How to Get a Paleontology Degree

A degree in paleontology requires careful planning and taking multiple classes.
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A paleontologist studies fossils while recording the history of life on earth. These fossils can be as large as dinosaur bones or as tiny as bacteria. They can be billions of years old or only a few thousand years old. Paleontologists have even discovered human bones from ancient civilizations. The steps to getting a paleontology degree begin in high school and carry on through college. By knowing these steps you can better prepare for a career in this exciting field.

1 High School Classes

If you have your sights set on a future degree in paleontology you will want to take as many AP classes in sociology and biology as are available. Colleges look favorably on students who take AP classes in their area of study. You can even go above and beyond and find specialized online high school elective courses in paleontology. CampusNorth Inc and the Royal Tyrrell Museum offer online paleontology courses for high school students. (see reference 1) Ask your academic advisor if courses like these can be added as electives to your class schedule.

2 The Community College Pre-Major

A pre-major from a community college is a great way to ease into a field of study before jumping headfirst into a 4-year degree program. If there is a certain area of the country you would like to work in as a paleontologist it would be advantageous for you to pick a college in that region. The Pacific Northwest is one of many hot spots for paleontology and Spokane Community College offers a pre-major in earth sciences. According to the college’s website the earth science pre-major leads students towards obtaining degrees in paleontology. It includes courses in physical geology, environmental geology, historical geology and Pacific Northwest geology. The pre-major is advertised as a good goal if students want to pursue a career in paleontology. (see reference 2)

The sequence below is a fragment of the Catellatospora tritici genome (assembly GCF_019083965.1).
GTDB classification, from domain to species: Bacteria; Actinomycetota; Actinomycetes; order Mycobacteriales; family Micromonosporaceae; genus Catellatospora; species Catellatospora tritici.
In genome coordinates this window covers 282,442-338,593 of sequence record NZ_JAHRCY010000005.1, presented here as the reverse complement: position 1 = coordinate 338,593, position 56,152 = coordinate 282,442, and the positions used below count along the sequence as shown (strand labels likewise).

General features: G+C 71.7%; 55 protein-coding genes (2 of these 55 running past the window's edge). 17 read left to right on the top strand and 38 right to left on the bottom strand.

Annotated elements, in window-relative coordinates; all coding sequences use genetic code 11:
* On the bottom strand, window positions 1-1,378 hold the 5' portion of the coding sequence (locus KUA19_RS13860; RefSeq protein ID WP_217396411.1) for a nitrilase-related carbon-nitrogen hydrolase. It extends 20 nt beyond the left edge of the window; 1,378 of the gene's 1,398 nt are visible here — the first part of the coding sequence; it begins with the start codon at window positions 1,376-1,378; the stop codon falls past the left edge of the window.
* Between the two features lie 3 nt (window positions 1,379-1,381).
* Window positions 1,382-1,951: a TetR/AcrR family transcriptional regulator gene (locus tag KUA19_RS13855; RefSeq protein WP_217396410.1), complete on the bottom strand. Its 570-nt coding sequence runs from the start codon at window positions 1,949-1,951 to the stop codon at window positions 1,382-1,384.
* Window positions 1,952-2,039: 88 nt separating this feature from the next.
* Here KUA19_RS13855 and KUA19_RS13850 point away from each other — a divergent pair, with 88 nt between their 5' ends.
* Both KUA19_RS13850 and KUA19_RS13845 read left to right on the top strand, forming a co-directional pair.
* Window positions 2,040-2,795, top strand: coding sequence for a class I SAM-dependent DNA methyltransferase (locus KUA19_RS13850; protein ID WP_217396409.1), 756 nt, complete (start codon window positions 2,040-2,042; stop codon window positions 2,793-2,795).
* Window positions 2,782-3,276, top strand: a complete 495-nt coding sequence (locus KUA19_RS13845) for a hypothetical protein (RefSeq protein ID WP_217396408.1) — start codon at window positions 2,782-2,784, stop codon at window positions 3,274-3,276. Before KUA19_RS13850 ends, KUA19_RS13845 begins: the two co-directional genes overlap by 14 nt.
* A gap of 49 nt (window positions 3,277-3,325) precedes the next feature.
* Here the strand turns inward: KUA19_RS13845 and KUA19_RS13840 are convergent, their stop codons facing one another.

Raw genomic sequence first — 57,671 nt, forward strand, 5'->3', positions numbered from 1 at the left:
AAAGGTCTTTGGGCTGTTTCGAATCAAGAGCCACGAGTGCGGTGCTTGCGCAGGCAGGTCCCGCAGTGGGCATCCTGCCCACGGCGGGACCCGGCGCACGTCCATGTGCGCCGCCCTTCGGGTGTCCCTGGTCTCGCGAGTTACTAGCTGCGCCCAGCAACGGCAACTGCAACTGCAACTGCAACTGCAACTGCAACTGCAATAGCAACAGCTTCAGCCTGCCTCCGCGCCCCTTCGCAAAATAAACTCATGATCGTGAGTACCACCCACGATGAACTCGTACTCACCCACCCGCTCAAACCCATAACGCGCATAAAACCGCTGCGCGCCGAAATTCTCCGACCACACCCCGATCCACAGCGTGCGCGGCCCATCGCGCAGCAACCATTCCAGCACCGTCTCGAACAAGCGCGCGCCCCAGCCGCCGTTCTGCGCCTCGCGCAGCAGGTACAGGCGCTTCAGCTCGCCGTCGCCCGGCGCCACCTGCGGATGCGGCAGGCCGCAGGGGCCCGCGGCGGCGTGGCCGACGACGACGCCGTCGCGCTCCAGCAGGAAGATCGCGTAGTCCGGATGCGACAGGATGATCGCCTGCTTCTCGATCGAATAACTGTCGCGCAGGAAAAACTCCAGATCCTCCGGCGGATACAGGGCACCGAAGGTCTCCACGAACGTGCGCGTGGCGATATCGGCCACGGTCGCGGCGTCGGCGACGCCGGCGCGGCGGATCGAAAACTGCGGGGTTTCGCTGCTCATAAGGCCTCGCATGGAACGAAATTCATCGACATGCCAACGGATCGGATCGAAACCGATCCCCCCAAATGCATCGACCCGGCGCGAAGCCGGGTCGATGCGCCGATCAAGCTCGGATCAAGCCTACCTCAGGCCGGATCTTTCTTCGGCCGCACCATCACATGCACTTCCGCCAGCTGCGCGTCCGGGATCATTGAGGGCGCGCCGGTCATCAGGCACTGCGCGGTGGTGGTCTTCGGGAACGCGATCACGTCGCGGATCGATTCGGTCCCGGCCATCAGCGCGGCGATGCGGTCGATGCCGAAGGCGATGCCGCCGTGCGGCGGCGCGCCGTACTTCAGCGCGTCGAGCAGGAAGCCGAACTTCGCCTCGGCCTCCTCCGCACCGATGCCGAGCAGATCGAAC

3 Choose the Right 4-Year College

Whether you have pre-major coursework in the bag or you are starting fresh at a 4-year college, you will want to select a campus that can lead to graduate work. Not many colleges offer paleontology degrees. If you don't select one of the few colleges that offers the degree you can instead attend a university that offers a bachelor’s degree in earth sciences. The B.A. in earth sciences at Boston University requires students to complete 15 department-approved courses and successfully complete a summer field course. The college’s website states that this degree will provide students with a broad educational background that can lead them to specialized graduate programs like their doctorate in earth sciences with a focus on paleontology. (see reference 3)

4 Pursuing the Ph.D.

The University of Kansas is one of the few institutes that offers a Ph.D. in paleontology without requiring students to get a Ph.D. in earth sciences with a focus in the field of study. And as expected, placement is very competitive. The university is connected to a number of world famous research centers and museums for the study of paleontology. The Natural History Museum and Blodiversity Research Center offers Ph.D. students a platform of research with more than half a million invertebrate fossils and 150,000 vertebrate fossils. Aspiring Ph.D. candidates must contact the university for application information. (see reference 4) It is also advantageous to research who the faculty are in the department, familiarize yourself with their work, and reach out to them expressing interest in having one or more mentor your Ph.D. and dissertation.

Jen Saunders is an entrepreneur and veteran journalist who covers a wide range of topics. She made the transition to writing after having spent 12 years in England where she studied and taught English literature.